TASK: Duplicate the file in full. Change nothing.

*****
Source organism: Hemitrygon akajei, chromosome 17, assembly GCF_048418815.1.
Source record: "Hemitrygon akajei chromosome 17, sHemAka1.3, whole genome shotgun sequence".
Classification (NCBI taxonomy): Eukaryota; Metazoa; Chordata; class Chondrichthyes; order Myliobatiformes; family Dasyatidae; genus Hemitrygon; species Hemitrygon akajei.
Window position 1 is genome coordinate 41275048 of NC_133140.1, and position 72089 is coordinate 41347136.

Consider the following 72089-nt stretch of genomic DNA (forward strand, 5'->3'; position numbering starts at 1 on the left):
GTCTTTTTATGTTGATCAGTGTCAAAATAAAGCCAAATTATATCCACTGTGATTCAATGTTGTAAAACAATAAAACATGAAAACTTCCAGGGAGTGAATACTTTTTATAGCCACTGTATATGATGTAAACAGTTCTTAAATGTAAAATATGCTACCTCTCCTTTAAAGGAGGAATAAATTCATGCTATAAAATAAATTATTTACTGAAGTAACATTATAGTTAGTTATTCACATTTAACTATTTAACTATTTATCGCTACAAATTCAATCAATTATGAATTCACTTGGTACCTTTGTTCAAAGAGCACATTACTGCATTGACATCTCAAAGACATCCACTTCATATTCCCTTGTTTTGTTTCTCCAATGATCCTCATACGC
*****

Source organism: Hemitrygon akajei, chromosome 17, assembly GCF_048418815.1.
Source record: "Hemitrygon akajei chromosome 17, sHemAka1.3, whole genome shotgun sequence".
Classification (NCBI taxonomy): Eukaryota; Metazoa; Chordata; class Chondrichthyes; order Myliobatiformes; family Dasyatidae; genus Hemitrygon; species Hemitrygon akajei.
Window position 1 is genome coordinate 41275048 of NC_133140.1, and position 72089 is coordinate 41347136.

Consider the following 72089-nt stretch of genomic DNA (forward strand, 5'->3'; position numbering starts at 1 on the left):
GTCTTTTTATGTTGATCAGTGTCAAAATAAAGCCAAATTATATCCACTGTGATTCAATGTTGTAAAACAATAAAACATGAAAACTTCCAGGGAGTGAATACTTTTTATAGCCACTGTATATGATGTAAACAGTTCTTAAATGTAAAATATGCTACCTCTCCTTTAAAGGAGGAATAAATTCATGCTATAAAATAAATTATTTACTGAAGTAACATTATAGTTAGTTATTCACATTTAACTATTTAACTATTTATCGCTACAAATTCAATCAATTATGAATTCACTTGGTACCTTTGTTCAAAGAGCACATTACTGCATTGACATCTCAAAGACATCCACTTCATATTCCCTTGTTTTGTTTCTCCAATGATCCTCATACGC